Accused child kidnapper told police a muddled story

Published September 24, 2009 4:36 pm
Courts » Defense claims defendant is victim of hate crime.
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David James Bell was badly beaten -- and is now on trial for child kidnapping -- because the parents of two young children misunderstood his innocent intentions.

That is one way to interpret Bell's videotaped statements to South Salt Lake police on July 4, 2008.

Bell said the children, ages 2 and 4, ended up at his next-door home early that morning because they couldn't sleep during their parents' all-night drinking party.

Bell said he told the 2-year-old's mother that the children could "crash" on his couch, but "she was talking at the time and I decided to take them over. I shouldn't have. It was not my place."

In a conflicting version, Bell also told Detective Darren Carr the children went to his home on their own while he remained at the party.

When the parents discovered the children were gone, Bell said, they chased him back to his house, where they beat him and his gay partner, Dan Fair.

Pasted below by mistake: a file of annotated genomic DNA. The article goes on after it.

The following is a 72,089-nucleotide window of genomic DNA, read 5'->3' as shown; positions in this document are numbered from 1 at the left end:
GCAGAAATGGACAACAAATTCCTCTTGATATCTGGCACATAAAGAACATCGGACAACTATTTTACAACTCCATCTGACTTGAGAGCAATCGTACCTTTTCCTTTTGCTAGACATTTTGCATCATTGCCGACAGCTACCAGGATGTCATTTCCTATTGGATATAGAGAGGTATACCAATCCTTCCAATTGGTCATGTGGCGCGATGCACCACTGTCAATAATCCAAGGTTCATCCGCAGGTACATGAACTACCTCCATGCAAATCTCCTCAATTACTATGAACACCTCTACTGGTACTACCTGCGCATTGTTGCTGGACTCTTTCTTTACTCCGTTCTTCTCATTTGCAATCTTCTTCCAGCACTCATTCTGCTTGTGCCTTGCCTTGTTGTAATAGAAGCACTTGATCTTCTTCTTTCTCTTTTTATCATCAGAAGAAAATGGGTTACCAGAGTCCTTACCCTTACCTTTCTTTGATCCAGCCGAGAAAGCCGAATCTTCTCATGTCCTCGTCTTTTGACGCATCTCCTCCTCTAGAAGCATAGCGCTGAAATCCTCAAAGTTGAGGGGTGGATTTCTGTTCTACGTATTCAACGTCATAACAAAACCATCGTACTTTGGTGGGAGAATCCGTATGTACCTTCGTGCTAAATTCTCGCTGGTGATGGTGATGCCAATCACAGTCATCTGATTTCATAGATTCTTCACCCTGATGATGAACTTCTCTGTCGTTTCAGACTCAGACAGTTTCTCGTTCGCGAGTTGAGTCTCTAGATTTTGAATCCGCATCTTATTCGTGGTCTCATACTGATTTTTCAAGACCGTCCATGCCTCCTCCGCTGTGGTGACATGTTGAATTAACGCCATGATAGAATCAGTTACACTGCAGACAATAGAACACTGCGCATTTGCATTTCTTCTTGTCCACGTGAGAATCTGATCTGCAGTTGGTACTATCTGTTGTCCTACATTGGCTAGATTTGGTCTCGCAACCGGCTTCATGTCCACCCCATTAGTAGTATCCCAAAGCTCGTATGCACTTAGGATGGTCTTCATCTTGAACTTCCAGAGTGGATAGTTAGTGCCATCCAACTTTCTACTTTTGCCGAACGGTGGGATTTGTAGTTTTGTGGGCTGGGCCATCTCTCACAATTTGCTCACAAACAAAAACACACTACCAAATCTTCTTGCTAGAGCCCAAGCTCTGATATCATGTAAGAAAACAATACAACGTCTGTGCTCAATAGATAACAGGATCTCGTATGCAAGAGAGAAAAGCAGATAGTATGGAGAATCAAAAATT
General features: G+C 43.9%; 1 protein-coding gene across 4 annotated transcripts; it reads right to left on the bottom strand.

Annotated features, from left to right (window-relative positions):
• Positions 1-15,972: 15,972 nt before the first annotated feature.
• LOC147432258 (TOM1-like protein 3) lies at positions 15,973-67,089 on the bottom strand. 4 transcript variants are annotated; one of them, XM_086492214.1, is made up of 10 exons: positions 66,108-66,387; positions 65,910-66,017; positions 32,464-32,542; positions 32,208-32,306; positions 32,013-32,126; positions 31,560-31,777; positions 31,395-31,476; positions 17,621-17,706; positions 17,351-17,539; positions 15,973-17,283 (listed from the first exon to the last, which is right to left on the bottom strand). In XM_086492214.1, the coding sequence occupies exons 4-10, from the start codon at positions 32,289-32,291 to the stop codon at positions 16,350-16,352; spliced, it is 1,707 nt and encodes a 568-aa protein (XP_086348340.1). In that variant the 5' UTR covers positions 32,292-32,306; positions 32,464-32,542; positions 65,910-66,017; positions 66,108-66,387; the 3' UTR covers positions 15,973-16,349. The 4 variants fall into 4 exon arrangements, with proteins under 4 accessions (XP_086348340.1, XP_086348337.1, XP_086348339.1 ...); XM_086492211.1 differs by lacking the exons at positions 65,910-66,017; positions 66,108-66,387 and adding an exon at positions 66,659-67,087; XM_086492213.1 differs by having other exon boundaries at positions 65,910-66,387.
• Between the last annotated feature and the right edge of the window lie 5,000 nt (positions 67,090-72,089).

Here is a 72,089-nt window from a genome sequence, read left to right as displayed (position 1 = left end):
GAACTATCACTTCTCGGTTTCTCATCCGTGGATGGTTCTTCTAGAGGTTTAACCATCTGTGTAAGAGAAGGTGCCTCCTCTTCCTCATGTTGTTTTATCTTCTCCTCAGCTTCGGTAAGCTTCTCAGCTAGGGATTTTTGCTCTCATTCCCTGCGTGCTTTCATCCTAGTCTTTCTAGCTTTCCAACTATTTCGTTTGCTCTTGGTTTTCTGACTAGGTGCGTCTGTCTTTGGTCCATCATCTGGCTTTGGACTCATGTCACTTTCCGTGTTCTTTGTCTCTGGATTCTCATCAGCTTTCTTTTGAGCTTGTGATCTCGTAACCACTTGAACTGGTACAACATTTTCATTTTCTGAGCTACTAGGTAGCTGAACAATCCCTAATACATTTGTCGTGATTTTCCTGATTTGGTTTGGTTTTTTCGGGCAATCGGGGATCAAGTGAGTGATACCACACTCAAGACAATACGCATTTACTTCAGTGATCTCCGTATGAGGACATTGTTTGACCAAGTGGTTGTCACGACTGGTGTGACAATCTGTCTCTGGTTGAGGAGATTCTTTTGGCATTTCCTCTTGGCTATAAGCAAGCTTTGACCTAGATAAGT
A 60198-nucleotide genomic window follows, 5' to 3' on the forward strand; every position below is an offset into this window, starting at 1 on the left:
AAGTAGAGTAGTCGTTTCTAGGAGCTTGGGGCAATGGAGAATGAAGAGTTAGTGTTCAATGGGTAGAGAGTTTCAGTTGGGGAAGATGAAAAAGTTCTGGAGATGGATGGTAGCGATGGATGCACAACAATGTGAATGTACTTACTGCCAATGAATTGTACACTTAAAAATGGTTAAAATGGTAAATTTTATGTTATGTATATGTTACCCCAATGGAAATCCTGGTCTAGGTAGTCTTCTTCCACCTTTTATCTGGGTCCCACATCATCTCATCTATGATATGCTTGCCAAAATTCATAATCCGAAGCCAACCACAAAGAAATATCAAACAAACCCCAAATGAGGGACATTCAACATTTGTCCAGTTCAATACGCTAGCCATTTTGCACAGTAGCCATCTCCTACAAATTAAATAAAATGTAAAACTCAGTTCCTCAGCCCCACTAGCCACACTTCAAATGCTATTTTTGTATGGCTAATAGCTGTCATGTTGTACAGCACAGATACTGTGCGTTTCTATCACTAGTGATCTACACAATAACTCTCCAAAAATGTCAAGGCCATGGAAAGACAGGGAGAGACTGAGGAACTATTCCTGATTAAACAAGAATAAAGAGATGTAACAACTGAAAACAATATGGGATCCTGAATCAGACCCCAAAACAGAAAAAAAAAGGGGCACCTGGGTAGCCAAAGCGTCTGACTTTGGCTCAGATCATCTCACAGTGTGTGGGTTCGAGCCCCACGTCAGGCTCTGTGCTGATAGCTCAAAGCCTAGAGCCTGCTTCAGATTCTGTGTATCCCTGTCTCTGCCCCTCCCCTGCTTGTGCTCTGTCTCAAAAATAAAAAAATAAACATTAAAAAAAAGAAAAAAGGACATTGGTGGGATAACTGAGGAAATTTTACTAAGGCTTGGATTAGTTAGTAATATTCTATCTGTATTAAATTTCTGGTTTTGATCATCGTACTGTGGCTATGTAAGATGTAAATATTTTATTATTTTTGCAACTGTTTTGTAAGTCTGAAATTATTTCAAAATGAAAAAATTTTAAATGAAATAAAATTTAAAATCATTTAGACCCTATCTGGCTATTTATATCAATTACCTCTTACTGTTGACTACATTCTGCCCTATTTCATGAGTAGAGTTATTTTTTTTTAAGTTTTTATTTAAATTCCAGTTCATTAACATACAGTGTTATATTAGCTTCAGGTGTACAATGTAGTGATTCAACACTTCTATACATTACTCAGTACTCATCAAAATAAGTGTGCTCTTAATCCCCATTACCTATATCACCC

Defense attorney Susanne Gustin -- who has called the attack a hate crime -- attempted to cast doubt on Bell's interview. She pointed out inconsistencies, Bell's intoxication and claimed his thinking was muddled from the beating.

Gustin promised the jury Bell will testify about how the children ended up at his home. She also attacked the police investigation as sloppy.

Bell denied during the interview that the children were in his bedroom, as Lulu Latu, the mother of the 2-year-old testified on Tuesday. He claimed he never takes anyone into the bedroom, where on the night in question, his partner was sleeping.

In other testimony, four of Latu's friends and relatives either denied beating Bell and Fair, or refused to answer questions about the attack.

Lisa Aiono, mother of the 4-year-old, admitted running over to Bell's home, but denied harming him. She said her husband, Ricky Peace Sr., participated in the beating, but he testified he does not recall hitting Bell.

Ieti Mageo, the father of the 2-year-old, refused to say whether he tried to enter Bell's home. Mageo's attorney, John West, told 3rd District Judge Paul Maughan he was asserting his Fifth Amendment right against incrimination.

Mageo admitted having 1999 convictions for felony counts of burglary and robbery, for which he went to prison. He also said he was convicted of giving false information to a police officer and attempted theft.

The defense claims the convictions show he was predisposed to react violently.

Bell was dragged from his home and his head was repeatedly smashed against the pavement, among other injuries, Gustin said. Fair also was beaten.

The trial is scheduled to continue all week.

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